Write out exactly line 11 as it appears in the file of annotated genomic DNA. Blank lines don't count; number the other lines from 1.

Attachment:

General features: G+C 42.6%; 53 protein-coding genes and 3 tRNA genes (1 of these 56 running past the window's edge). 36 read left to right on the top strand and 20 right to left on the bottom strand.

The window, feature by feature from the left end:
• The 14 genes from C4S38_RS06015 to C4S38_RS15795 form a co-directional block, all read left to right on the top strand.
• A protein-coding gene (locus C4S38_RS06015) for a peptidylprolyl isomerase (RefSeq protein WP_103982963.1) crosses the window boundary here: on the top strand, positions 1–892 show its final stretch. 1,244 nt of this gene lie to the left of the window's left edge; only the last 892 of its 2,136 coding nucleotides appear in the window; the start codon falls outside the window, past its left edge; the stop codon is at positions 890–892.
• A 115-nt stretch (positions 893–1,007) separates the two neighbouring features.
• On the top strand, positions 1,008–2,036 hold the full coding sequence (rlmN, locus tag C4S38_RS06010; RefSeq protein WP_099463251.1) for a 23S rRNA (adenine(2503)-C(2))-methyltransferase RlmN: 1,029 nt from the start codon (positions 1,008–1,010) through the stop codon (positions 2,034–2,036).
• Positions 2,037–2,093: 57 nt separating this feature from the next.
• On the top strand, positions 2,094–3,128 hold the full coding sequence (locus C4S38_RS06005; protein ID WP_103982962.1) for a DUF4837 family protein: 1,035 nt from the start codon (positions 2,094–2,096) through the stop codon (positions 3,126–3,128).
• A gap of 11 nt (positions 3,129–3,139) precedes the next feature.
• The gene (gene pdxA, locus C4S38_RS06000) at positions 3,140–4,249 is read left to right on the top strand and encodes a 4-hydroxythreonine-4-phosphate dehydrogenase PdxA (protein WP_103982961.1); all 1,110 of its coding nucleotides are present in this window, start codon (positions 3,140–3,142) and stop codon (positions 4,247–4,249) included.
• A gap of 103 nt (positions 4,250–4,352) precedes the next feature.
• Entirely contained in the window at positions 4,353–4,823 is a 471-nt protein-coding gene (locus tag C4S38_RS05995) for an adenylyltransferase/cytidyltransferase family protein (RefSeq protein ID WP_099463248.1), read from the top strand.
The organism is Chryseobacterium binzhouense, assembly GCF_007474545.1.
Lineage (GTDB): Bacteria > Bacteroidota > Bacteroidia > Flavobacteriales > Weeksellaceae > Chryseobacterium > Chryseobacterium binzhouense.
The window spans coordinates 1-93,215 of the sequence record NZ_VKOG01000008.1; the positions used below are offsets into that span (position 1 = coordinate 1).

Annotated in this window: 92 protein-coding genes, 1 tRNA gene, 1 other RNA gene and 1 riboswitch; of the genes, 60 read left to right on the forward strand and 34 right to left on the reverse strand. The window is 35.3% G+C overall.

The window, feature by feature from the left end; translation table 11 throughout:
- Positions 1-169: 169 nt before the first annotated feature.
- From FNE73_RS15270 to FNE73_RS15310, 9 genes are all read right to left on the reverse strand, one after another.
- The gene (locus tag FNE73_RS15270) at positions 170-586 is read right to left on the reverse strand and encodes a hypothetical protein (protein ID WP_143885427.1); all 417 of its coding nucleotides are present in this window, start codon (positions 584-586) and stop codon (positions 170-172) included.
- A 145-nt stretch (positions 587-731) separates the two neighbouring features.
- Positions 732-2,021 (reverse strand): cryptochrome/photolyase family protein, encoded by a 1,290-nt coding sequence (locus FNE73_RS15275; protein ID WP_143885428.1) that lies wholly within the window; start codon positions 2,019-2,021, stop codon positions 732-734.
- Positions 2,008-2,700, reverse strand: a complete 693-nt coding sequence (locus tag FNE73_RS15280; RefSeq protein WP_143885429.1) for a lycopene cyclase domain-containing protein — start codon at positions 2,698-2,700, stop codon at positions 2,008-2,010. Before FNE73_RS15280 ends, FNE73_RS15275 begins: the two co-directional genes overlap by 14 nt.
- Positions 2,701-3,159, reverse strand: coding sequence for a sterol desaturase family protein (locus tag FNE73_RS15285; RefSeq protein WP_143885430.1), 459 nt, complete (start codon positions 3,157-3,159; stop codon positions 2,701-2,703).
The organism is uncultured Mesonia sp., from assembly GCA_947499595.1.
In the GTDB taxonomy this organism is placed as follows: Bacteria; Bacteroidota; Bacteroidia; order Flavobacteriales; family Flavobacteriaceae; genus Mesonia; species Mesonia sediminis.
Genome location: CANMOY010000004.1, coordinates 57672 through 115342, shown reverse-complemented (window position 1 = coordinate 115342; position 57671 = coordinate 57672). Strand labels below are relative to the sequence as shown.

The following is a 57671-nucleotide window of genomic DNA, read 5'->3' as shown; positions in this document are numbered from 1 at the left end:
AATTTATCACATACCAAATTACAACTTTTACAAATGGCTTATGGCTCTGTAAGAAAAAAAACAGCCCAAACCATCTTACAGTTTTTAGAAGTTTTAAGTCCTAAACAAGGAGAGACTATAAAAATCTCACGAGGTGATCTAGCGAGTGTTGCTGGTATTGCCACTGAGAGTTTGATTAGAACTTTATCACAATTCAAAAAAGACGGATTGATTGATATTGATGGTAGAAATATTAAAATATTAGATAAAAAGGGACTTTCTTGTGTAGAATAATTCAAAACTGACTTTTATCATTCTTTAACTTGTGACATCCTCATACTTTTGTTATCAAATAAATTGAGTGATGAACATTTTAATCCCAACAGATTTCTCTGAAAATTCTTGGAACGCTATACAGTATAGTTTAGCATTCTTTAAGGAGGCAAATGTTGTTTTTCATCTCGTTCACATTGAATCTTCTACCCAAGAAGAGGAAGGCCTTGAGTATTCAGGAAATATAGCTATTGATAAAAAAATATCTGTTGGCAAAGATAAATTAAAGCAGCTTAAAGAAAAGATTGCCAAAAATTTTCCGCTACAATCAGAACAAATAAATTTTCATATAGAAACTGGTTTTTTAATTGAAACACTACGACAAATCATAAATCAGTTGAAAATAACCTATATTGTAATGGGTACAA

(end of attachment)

• A gap of 103 nt (positions 4,250–4,352) precedes the next feature.